The English navy played an important role in the War of Spanish succession. Although the Battle of Blenheim is the most memorable battle of this war, many argue that it could not have been made possible by the strength of the English navy which forced France to retreat from the seas. The first great naval victory for Britain came at Vigo in 1702; slowly the British would gain supremacy of the Mediterranean. The great turning point on the seas came in 1707 where the bulk of France’s fleet was destroyed at Toulon, also the site of Napoleon’s first true victory in the French Revolutionary wars. This leads France to abandon the seas and seek a privateering war. By winning the naval war, Britain was able to put pressure on France by forcing them to resort to a continental war. Hence making France vulnerable to attack, and keeping foreign troops way from the British Isles. The war would end with the Treaty of Utrecht in 1713 which gave Britain more territory in Canada, the Caribbean, and the Mediterranean. And most importantly, the war marked the arrival or some claim return of England as a major European power.
The period after the end of the War of Spanish Succession in 1714 and the end of the much more important Seven Years War in 1763 was characterized by the unprecedented development of the Royal Navy. Between this time frame, Britain fought the Spanish in the War of Jenkin’s Ear between 1739 and 1748, as well as the War of Austrian Succession in 1840-48. These two wars would have an important role in causing the Seven Year’s War which would make England the foremost military, imperial and economic power in Europe. After the Queen Anne’s death in 1714, the Hanoverians were instated as the Ruling Dynasty in England. It is under the Hanoverians that the Navy would see the most important developments in its history.
By the end of 1755, the navy had expanded to over 200 ships in commission, including 88 of the line, and personnel of 40,000. When the Seven Years War began, the navy had increased to 239 total ships in commission, in which 90 were ships of the line. And the manpower had increased to over sixty thousand. At the height of the Seven Years War in 1759, the Navy had increased to about 300 ships with over 80,000 Navy personnel. However, the attempt to tax the American colonies in the 1760s would reveal the limitation of the fiscal power of the early British Empire. The wars in this period would lead to a shortage of government revenue that would eventually lead to the loss of the American colonies in 1776.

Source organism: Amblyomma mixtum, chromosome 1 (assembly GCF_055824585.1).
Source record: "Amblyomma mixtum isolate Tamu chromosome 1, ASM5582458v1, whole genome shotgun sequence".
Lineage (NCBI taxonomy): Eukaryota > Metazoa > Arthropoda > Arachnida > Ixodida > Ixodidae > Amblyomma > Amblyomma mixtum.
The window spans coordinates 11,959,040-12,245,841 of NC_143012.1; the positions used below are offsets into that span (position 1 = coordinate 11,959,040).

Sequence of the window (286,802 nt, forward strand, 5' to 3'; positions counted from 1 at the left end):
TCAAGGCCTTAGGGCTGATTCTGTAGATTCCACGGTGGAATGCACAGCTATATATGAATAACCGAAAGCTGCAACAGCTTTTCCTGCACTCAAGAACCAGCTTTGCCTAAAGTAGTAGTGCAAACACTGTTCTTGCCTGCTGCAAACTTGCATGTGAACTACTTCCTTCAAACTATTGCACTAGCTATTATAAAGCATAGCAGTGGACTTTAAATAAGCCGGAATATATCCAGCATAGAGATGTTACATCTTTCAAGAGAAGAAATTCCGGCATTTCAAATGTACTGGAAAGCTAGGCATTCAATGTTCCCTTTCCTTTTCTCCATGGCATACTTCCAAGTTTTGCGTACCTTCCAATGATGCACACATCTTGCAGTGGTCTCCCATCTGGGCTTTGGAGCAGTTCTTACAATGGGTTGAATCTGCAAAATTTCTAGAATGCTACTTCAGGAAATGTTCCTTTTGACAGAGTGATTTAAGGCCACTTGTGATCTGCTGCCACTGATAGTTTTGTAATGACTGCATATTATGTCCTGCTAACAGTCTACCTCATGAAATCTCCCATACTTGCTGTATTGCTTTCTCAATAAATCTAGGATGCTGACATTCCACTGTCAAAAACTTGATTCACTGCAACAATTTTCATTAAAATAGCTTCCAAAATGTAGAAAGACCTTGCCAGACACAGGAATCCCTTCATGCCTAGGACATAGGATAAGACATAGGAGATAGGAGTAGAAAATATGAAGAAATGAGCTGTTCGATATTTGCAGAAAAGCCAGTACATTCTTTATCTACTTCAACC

The Seven Years War which lasted 1757-63 involved all the great powers of Europe. The causes of this major war are numerous, but most historians agree that this war was largely caused by the imperial ambitions of all the great powers. Imperial ambitions include both on the European continent and in the Americas. Britain entered the war with Prussian then ruled by the military genius Frederick the Great. Britain’s main aims concerned the American Colonies (which included Canada), India and the West Indies, which were coming under threat from France. Britain fought most of this war on the seas, both in Europe and the Americas. And the English navy would play an important role in Great Britain’s victory. English naval power would reach its zenith during this war; very few English ships were sunk, while no fewer then 1165 French merchant ships were taken as prizes. Britain won the commercial war, and its navy played a crucial role in defeating the French in Canada.
The most important battle in the Seven Years War happened in Canada. The battle of Quebec or the Plains of Abraham was a land battle that solidified British dominion and Canada and would spell the end of a French presence in Quebec province. The Royal Navy played an important role in this battle, helping General James Wolfe move into the St. Lawrence with twenty-two English Ships of the line and five frigates on his way to defeating the French forces on September 13, 1759. Like Horatio Nelson, Wolfe’s death did more to enhance his image in history then he could ever dream to accomplish in his lifetime. In Europe the Royal Navy was able to aid its Prussian allies by gaining naval supremacy in the Mediterranean and North Atlantic at France’s expense.  This war did much to raise the grandeur and pride in the Royal Navy.
After the Treaty of Paris brought the Seven Years to an end in 1763, it seemed that Britain was covered by an aura of optimism. The war had made them the greatest imperial power in Europe and the navy continued to expand. In 1765, the Navy Board built the 100-gun first-rate ship Victory, which was the first of its kind and widely considered the benchmark ship of the period. In the first half of the eighteenth century the Royal Navy consisted of twenty first and second rate ships, approximately 40 third rate ships and 120 smaller rate ships. By 1775, the Royal Navy had 117 ships of the line and 82 cruisers. France and Spain by comparison had 59 and 64 ships of the line and 37 and 28 cruisers. By these numbers it appears that the Great Britain was a dominant power, however this did not always translate into successes.
The war against the American colonies in the period 1776 to the early 1780s would demonstrate the limitations of the Royal Navy and the damaging impact that diplomatic isolation might have on a country like Great Britain. The Seven Years War had left Great Britain without any major European allies. This rendered Great Britain incapable of defeating the American troops on land, despite its naval supremacy. The military and financial aid by both France and Spain made the revolution successful. The 1777 blockade of the revolting American colonies was largely ineffective because of a lack of ships. Britain maintained a naval presence in the North Atlantic to counter French power, which leads to a shortage of ships. The success of enemy privateers took a large toll on the English navy which lost 3386 ships in the conflict which created an economic crisis. This handed Britain a severe blow, however this created a determination to recover and that is exactly what happened.